Photos: Kentaro kurihara / Studio Velocity.
From 2009 the Mont Blanc House designed by Studio Velocity is an essay in simplicity and artifice. It is not just the clean lines and simple forms that make this design so attractive.
The house, its particular open windows and façade cuts, somehow suggest an attitude to life, or a freedom to choose ones own life style that its occupants clearly enjoy. Read more
The latest in a series of posts featuring small, architect-designed Japanese houses continues with the Ring House designed by Takei-Nabeshima-Architects (TNA) . Completed around 2005, it sits in a forest just outside Tokyo making a sublime country retreat.
The idea of making a tower in the forest can be found in several indigenous cultures from as far afield as New Zealand and North America. Usually these are totems such as carved tree trunks and are usually about making a cultural noise in the forest.
Creating a multi-storey house in the forest is an entirely different matter. The archetype is normally reserved for the city where space is a premium. Here however, the tower is used to create a sense of intimacy with the forest providing an opportunity to appreciate the trees, and in particular the canopy, in a way less commonly experienced. Read more
Photos: Ae 5 Architects
The M House by Ae 5 Architects raises questions of tradition and modernity in the Japanese town of Kaga City, Ishikawa. A ‘Kurra’ is a traditional Japanese warehouse and is a typological feature of the town – something like a barn as might be understood in western Europe. Every house in the town has a Kura. They are often positioned between the main house and the busy road acting as a privacy screen. This Kurra, like the traditional version, is carefully proportioned and has carefully positioned openings to safeguard the inhabitants privacy. Because its design has followed the traditional principles of layout, form and scale it fits into the town without creating architectural antagonism amongst its neighbours. Read more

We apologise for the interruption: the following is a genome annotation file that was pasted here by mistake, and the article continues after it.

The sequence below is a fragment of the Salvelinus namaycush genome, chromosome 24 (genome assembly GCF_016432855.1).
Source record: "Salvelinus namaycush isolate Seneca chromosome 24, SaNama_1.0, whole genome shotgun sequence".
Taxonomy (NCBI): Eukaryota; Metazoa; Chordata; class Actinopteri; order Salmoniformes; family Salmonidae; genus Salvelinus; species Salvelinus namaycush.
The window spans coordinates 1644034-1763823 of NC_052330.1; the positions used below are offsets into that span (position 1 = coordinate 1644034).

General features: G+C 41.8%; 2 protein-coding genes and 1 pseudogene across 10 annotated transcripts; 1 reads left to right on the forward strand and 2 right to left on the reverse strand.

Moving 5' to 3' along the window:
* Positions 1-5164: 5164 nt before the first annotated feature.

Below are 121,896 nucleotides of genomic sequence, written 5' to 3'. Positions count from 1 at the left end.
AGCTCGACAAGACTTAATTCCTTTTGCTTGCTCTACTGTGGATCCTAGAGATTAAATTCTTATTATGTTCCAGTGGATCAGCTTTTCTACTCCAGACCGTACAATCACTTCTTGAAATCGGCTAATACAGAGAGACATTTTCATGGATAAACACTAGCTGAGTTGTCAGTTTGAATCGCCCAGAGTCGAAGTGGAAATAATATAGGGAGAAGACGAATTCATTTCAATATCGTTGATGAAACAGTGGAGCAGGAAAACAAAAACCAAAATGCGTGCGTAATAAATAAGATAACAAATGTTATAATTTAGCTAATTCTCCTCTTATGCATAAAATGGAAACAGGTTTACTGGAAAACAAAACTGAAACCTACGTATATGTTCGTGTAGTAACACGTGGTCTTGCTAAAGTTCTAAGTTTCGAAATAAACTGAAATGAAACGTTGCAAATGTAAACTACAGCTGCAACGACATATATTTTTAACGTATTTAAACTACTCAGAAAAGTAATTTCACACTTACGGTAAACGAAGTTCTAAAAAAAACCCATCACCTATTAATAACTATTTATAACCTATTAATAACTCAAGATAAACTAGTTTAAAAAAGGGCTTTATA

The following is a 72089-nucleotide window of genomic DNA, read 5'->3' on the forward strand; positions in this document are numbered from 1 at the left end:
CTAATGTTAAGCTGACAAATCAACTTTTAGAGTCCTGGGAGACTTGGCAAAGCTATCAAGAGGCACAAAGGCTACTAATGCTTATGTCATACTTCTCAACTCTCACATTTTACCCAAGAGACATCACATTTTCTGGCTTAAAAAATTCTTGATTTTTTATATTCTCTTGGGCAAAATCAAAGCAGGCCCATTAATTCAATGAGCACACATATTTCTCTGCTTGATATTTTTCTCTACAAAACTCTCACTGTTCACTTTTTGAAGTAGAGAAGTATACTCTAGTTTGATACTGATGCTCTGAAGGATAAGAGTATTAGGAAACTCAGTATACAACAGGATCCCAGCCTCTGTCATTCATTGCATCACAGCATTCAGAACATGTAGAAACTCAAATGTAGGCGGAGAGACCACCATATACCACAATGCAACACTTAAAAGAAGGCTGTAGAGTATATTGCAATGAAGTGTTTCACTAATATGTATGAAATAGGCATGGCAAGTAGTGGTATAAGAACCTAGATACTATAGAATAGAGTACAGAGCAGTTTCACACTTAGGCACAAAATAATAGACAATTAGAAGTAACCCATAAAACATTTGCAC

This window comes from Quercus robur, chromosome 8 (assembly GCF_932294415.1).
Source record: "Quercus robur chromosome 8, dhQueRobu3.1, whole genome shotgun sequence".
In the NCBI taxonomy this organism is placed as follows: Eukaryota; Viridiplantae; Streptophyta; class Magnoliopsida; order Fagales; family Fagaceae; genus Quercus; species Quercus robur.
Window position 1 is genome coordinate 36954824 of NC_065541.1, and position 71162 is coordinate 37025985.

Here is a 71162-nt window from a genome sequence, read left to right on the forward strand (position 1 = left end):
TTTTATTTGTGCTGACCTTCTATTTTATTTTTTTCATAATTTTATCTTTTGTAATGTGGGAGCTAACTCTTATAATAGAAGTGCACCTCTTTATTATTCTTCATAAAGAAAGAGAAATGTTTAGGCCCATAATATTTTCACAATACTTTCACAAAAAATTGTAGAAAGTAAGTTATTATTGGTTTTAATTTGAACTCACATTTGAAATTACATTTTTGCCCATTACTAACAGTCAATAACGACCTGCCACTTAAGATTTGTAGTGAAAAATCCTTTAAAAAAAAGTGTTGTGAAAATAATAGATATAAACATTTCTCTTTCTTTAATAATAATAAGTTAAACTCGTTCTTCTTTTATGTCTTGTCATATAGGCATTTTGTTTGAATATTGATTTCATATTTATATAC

Photo: Takashi Fujino / Ikimono Architects
Philosophers have grappled with the idea of an object, a place, or being, having spirit, throughout the ages. Culturally such notions are well developed in Japan where the spirits of certain inanimate objects such as particular rocks, are sometimes revered. Prosaic questions such as what is the spirit, and when is it present are perhaps missing the point, but when people respond to a spontaneous manifestation of spirit in a particular place, there is something to note.
This is what happened with the Pagoda, an elegant polished tower designed by Takashi Fujino / Ikimono Architects + Sunao Koase + Maniackers Design. Located near the holy mountain of Takeyama, where beliefs were collected since ancient times, the tower sways in delicate tension with nature. Read more
Photos and drawings: Takashi FuJino / Ikimono Architects
The introspective aspects of Japanese people, families and society, are explored in the design of this eight household tenement block designed by Ikimono Architects. What sound should your neighbour make? What should passers-by see of your life and the mess that goes with it? Is physical mess compatible with your life, does it define some aspects of it?
There is a psycho-analytical thread running through the design of this building, and those that choose to live in it run the risk of exposing their innermost secrets. Read more